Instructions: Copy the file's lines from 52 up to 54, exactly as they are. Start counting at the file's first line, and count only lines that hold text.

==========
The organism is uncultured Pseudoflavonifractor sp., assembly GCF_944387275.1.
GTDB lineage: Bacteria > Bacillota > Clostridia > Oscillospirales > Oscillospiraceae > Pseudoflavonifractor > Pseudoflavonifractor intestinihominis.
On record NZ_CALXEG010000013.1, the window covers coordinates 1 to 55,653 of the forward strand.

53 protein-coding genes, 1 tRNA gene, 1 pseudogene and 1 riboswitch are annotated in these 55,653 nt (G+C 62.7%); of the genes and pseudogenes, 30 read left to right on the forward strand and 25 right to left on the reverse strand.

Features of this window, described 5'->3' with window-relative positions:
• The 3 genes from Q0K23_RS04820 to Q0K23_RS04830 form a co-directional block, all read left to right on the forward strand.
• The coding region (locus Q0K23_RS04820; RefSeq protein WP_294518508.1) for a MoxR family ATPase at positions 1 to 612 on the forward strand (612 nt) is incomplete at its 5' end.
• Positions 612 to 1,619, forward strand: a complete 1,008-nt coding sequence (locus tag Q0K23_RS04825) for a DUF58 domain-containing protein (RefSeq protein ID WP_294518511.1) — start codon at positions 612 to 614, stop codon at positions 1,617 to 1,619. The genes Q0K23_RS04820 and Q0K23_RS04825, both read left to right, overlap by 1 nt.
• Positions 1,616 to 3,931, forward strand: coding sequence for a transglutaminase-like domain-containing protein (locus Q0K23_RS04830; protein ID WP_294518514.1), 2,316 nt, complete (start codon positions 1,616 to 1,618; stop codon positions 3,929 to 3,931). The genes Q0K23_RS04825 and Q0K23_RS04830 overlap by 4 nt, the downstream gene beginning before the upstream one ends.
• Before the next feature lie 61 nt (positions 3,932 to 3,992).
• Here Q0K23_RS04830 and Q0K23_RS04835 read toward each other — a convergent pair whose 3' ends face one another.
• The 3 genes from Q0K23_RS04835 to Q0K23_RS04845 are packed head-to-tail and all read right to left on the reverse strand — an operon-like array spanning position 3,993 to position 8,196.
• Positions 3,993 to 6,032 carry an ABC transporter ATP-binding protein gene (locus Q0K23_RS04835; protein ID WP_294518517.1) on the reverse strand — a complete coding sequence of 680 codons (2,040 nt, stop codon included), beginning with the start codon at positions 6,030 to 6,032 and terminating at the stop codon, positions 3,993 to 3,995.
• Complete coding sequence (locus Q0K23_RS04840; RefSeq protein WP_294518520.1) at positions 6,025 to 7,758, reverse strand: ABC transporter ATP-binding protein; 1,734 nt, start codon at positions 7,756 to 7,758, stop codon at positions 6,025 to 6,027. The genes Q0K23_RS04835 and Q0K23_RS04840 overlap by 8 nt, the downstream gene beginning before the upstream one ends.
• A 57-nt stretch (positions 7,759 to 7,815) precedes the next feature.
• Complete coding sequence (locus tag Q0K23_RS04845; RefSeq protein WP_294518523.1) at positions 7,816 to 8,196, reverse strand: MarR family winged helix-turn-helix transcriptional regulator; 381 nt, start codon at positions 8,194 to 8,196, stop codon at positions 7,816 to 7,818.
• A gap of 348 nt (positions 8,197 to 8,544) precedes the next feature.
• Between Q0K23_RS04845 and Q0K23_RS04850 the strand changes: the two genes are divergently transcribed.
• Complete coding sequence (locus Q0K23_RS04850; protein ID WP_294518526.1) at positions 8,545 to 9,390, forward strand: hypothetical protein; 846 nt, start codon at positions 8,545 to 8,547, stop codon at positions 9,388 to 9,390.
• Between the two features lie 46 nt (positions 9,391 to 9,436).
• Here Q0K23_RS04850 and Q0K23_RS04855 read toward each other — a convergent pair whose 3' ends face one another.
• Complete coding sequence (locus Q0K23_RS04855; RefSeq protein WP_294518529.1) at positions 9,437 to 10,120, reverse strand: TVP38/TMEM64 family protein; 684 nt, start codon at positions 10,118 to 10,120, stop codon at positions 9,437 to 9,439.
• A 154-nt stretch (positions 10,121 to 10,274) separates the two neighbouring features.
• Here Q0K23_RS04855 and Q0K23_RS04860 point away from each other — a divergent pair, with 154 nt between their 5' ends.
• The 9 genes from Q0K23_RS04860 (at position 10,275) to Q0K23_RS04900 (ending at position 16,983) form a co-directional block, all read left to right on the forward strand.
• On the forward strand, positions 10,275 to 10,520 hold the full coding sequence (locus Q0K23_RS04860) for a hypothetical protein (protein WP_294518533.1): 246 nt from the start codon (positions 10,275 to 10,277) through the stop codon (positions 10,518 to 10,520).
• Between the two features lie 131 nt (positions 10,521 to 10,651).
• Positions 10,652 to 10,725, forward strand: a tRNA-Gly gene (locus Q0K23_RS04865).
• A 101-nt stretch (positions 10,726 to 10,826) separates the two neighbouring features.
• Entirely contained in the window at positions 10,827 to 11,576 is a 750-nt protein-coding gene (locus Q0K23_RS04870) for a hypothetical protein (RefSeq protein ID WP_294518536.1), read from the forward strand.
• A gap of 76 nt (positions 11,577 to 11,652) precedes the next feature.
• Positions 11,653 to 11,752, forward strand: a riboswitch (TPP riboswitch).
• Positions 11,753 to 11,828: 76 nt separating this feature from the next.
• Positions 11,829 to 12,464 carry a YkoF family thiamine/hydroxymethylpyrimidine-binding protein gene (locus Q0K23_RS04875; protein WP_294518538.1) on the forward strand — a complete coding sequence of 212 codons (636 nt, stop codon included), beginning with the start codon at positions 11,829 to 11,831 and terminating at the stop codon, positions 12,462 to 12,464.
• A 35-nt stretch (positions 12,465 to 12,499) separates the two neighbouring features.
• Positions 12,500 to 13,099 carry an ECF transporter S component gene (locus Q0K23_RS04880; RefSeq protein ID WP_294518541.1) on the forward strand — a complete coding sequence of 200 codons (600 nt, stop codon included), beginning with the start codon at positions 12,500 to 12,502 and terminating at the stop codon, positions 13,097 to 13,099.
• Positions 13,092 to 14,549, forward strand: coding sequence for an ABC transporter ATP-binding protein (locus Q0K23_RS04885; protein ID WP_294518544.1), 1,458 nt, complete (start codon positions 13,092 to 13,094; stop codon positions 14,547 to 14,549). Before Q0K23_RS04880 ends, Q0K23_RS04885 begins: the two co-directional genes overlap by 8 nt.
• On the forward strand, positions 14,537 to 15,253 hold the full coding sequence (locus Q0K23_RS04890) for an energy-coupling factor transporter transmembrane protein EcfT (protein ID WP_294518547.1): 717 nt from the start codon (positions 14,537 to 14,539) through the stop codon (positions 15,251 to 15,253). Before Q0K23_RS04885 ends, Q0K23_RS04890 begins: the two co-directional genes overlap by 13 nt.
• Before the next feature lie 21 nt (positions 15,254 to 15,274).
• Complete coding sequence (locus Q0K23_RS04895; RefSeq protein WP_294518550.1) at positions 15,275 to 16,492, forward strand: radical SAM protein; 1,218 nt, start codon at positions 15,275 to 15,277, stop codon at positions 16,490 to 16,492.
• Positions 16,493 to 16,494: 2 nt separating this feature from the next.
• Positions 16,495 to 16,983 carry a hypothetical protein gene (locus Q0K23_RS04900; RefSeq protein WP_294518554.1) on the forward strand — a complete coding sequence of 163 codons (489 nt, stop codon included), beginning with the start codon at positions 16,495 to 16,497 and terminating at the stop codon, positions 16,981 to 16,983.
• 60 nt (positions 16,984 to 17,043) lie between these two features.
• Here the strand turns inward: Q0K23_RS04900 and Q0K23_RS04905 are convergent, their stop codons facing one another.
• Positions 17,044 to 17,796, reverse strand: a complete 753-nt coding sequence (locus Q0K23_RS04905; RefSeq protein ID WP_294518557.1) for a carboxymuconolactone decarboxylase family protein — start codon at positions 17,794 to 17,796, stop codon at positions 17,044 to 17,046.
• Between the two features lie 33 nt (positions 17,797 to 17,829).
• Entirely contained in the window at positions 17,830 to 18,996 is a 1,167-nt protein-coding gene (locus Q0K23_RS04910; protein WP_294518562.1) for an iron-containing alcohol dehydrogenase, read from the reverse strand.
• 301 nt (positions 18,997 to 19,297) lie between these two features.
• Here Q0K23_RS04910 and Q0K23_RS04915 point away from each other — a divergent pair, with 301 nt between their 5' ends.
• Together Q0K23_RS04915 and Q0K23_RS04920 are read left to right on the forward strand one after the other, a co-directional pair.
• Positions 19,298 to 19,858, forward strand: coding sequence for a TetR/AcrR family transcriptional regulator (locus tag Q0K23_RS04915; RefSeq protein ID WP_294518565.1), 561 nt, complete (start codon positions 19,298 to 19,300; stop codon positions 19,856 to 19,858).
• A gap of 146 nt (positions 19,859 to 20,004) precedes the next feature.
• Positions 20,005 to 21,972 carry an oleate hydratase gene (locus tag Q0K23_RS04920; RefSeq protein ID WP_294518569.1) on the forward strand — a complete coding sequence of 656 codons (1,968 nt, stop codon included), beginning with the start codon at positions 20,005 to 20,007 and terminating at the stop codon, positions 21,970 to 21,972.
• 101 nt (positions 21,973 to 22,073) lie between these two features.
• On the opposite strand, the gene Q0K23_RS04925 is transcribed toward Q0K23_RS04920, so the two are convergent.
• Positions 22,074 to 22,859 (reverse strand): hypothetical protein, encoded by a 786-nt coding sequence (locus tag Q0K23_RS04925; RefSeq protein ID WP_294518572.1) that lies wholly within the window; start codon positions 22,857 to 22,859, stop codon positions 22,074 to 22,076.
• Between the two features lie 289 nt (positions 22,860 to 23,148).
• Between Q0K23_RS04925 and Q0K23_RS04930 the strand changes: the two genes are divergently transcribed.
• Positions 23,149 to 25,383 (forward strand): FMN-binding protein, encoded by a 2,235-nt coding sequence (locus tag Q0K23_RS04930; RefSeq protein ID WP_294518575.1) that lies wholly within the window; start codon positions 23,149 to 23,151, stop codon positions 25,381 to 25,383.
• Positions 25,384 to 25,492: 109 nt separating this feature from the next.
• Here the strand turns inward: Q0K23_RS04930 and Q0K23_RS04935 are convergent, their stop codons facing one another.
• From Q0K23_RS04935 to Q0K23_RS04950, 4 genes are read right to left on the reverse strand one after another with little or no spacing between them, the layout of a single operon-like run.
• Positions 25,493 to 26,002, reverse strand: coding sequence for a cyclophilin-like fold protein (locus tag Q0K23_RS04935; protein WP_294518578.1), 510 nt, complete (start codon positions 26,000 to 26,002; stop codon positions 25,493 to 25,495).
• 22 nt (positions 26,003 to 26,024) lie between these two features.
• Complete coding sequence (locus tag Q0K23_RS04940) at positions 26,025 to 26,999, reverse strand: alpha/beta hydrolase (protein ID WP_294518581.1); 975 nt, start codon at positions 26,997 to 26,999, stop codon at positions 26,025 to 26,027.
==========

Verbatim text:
• A gap of 146 nt (positions 19,859 to 20,004) precedes the next feature.
• Positions 20,005 to 21,972 carry an oleate hydratase gene (locus tag Q0K23_RS04920; RefSeq protein ID WP_294518569.1) on the forward strand — a complete coding sequence of 656 codons (1,968 nt, stop codon included), beginning with the start codon at positions 20,005 to 20,007 and terminating at the stop codon, positions 21,970 to 21,972.
• 101 nt (positions 21,973 to 22,073) lie between these two features.